Goa, it isn’t just beaches anymore.

11 Nov

Panaji is one of those places that people tend to overlook when they travel in Goa. It is far from the airport, crowded, semi-expensive, and hey, let’s face it, people just want to get to the beach. However, it is a mistake to miss Panaji- it isn’t much, but seeing the Portuguese influences on architecture- not your typical Indian concrete bomb shelters, and city layout- beautiful squares, parks, and fountains that actually work, and restaurants that serve something besides the expected masalas that you find everywhere else, you begin to realize you have stepped into a place that is totally different from other places in India.

As you walk through the narrow city streets you see buildings that look like they are straight out of Portugal. Brightly painted in beautiful turquoises, tranquil greens, canary yellows, fiery oranges, pastel pinks, and electric blues, the houses and buildings lend a character to the city that is unmatched elsewhere. Buildings here are very well taken care of and as Astrid and I strolled through the city, we noticed many structures were undergoing renovation. There are churches on every other block including the impressive Church of Our Lady of Immaculate Conception (below) which overlooks the Municipal Gardens near the Fontinhas area of Panaji. This church was originally consecrated in 1541 and was the first stop for sailors from Lisbon to give thanks for a safe ocean crossing before heading to Old Goa about 17 km away.

One thing you shouldn’t miss if you come to Panaji is the food. It is an excellent mix of traditional and Portuguese and the flavors are amazing. We went to a restaurant called Viva Panjim right around the corner from our guest house and was introduced to Goan/Portuguese cuisine from a fantastic woman that has been running this restaurant for the last four years. Although she is a baby in the industry, she has already received awards and accolades from her fellow chefs all over the world. Try the chicken xacutí which is a brown curry made with coconut milk and aromatic spices. It was divine!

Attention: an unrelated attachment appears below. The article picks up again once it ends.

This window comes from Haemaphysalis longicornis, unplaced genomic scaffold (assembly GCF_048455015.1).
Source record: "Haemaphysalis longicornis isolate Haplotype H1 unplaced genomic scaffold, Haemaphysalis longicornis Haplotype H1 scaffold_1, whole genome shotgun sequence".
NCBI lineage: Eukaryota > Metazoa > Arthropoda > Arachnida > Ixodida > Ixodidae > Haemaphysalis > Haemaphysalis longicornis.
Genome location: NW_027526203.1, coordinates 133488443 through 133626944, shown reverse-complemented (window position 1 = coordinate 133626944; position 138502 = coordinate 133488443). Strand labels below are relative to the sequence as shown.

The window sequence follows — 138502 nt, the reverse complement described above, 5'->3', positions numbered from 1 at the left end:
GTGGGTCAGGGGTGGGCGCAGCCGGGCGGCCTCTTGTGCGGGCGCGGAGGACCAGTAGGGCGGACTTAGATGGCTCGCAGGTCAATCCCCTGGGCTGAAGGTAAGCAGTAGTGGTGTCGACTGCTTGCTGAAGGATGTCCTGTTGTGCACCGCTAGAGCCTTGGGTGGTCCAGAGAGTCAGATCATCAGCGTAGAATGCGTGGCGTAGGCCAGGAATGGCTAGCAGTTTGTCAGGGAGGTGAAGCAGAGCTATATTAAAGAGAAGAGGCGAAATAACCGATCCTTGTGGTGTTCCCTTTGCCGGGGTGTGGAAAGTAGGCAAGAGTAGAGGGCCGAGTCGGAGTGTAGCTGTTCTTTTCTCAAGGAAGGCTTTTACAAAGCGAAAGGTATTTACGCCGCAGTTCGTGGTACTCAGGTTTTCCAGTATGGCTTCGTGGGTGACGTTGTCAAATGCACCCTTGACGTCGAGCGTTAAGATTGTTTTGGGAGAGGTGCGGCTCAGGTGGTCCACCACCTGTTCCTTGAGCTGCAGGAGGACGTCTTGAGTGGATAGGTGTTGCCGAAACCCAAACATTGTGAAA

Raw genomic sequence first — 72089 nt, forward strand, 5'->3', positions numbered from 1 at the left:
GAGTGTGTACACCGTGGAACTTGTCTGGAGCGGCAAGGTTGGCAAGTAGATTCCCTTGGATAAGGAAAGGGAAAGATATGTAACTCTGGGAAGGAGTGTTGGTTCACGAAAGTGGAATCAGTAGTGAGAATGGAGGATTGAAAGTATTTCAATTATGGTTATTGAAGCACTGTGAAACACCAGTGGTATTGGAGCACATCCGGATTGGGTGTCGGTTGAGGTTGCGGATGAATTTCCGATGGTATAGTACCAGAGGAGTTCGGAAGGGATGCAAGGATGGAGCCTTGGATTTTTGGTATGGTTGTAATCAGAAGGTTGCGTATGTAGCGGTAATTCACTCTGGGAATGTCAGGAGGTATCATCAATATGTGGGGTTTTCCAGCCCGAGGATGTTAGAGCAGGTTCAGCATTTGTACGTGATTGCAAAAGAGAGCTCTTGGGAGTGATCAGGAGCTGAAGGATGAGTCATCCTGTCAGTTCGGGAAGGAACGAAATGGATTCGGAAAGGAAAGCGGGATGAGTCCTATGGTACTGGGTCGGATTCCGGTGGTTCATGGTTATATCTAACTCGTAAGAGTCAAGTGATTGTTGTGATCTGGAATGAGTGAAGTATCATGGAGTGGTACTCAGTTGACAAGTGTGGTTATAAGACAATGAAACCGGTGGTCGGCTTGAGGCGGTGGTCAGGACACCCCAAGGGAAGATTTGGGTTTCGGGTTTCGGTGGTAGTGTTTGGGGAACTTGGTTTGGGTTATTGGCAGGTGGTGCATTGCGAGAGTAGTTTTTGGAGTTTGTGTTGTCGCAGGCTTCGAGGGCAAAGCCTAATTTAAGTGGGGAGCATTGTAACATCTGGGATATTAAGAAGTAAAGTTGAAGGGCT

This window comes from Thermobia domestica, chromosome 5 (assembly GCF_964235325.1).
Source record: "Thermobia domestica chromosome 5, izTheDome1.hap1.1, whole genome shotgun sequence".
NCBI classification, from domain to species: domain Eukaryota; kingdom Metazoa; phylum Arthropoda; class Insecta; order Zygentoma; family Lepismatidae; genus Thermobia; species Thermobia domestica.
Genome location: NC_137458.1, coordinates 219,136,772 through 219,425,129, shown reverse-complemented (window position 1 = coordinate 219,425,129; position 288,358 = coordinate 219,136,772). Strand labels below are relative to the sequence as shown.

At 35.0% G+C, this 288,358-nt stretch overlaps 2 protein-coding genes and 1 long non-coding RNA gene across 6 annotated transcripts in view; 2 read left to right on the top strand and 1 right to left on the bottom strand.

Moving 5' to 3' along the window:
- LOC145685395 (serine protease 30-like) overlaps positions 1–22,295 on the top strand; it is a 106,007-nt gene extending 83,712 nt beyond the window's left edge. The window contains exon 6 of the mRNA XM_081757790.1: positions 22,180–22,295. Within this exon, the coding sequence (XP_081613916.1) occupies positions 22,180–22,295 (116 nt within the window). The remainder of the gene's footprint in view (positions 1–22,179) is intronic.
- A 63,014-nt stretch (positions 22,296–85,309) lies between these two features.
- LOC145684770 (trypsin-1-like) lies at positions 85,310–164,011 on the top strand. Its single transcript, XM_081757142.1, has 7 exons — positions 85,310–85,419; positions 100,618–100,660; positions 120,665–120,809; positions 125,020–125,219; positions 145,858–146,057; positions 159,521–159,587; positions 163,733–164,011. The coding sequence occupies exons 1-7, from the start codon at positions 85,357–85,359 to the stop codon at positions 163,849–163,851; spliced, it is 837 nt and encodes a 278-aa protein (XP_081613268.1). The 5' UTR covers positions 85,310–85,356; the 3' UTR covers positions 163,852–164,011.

We also had a meal at A Ferradura (Horseshoe) near the Old Pato Bridge and managed to offend two religions in one meal. We had the chouriços (a spicy pork sausage) with Goan bread for an appetizer and breaded steak served with salad and chips for our main meal. Our Hindu waiters cringed a little when we ordered it, but it was fantastic. For dessert I had the caramel custard and Astrid had the Bolo San Rival, a cashew cake that was absolutely incredible! Definitely our most expensive meal of the trip, but all told it came to $12 USD!

From here we head 15 km north to the beaches of Baga, Calangute, Candolim, and Anjuna for about a week. We’ll post more later.



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